Artists: Nayland Blake, Robert Blanchon, Larry Clark, Jason Fox, Gregory Greene, George Horner, Mitchell Kane, lk Joong Kang, Mike Kelley, Karen Kilimnik, Cary Liebowitz, Ken Lum, Matthew Owens, Raymond Pettibon, Richard Prince, Pruitt & Early, Zizi Raymond, Jim Shaw, Andy Soma, Lily van der Stokker, Joan Wallace, Susan Wexler, Robert Windrum, and Kevin Wolff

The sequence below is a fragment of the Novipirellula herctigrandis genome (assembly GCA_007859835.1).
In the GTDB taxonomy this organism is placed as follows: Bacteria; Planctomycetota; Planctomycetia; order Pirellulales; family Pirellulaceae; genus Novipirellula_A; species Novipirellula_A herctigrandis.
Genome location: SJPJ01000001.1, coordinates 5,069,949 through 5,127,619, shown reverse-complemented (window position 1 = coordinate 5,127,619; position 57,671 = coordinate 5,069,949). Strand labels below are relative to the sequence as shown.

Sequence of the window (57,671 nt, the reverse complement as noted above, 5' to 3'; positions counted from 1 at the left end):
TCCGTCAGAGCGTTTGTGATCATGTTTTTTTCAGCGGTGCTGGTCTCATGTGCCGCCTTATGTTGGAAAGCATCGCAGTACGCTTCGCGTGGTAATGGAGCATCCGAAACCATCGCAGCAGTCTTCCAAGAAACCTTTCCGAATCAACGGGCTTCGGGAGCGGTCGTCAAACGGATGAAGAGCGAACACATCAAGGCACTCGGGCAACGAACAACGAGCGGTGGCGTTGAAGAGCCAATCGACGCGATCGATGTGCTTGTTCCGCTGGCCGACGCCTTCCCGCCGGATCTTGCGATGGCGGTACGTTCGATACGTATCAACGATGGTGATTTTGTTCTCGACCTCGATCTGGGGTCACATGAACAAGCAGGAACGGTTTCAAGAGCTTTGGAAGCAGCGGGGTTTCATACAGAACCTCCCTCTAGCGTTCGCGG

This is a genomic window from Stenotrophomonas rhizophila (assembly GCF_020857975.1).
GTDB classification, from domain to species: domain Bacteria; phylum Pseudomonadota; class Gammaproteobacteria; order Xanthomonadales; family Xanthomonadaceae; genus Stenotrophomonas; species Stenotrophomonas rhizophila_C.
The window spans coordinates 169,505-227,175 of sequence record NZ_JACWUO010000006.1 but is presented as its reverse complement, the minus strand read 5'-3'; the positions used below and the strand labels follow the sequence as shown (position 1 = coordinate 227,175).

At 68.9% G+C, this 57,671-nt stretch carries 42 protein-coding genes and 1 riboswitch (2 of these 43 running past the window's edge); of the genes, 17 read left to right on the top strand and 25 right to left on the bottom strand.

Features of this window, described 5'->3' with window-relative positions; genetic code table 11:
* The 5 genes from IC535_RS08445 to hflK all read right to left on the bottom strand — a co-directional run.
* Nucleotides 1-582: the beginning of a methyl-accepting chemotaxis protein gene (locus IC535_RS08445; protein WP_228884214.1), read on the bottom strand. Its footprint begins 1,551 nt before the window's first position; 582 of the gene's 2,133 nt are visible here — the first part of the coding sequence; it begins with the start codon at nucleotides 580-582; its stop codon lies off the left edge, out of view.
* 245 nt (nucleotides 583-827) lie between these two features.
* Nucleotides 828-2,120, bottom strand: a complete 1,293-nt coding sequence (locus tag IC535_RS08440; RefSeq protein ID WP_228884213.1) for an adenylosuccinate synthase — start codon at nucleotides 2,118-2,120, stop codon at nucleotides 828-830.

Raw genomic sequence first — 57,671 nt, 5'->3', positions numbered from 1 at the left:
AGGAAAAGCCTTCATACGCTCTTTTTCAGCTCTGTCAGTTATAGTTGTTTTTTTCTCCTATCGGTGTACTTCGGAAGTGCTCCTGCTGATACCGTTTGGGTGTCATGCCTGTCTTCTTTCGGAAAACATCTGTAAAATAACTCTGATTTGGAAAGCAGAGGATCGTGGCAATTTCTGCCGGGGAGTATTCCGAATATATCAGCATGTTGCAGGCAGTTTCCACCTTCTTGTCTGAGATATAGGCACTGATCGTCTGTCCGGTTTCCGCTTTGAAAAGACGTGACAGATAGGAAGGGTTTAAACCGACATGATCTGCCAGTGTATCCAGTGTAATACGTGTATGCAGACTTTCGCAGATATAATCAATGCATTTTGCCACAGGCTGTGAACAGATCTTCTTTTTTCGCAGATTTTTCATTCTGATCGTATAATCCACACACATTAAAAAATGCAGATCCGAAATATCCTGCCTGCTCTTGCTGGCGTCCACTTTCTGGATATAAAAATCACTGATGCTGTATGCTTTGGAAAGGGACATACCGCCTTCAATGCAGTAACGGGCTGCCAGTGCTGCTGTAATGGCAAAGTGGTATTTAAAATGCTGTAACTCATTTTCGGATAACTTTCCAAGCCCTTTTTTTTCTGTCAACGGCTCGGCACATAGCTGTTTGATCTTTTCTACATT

The work of the twenty-four artists in Louder, a group exhibit curated by Chicago critic Kathryn Hixson and artist and UIC professor Tony Tasset, deals with the adolescent experiences of coming of age and self-definition. As a seeming reaction to various trends within the art world, and in the societal and economic context of the United States in the early 1990s, a number of artists have produced work that draws from the peculiarly awkward stage impending adulthood: adolescence. The work relies on representations or references to the body as the site of evolving sexual and societal definition—not presenting a “responsible” or “politically correct” whole adult self, but rather an adolescent one that refuses to be repressed. The work revolves around the projected image of the self as opposed to a behavioral or aesthetic authority, and sometimes aggressively assaults institutional legitimating structures. As these artists assert newly formed self-definitions, they refuse to suppress the rebellious exuberance felt in the gap between naïveté and responsibility. Much of this art references the cult of the body combined with the cult of the gang, as well as the cult of pop music, with all of its associative bonding. The work is not a critique (per se) of the existing political and art situation, but is simply a usurping of power, a violent bash when the parents are out of town, complete with booze, girls, boys, and loud music. It is aggressively nostalgic, explicating a wish for a renewable youthfulness, not for its rosy-cheeked innocence but for its harsh demanding immediacy—the thrill of that great fall from grace, the intoxicating turbulence of puberty.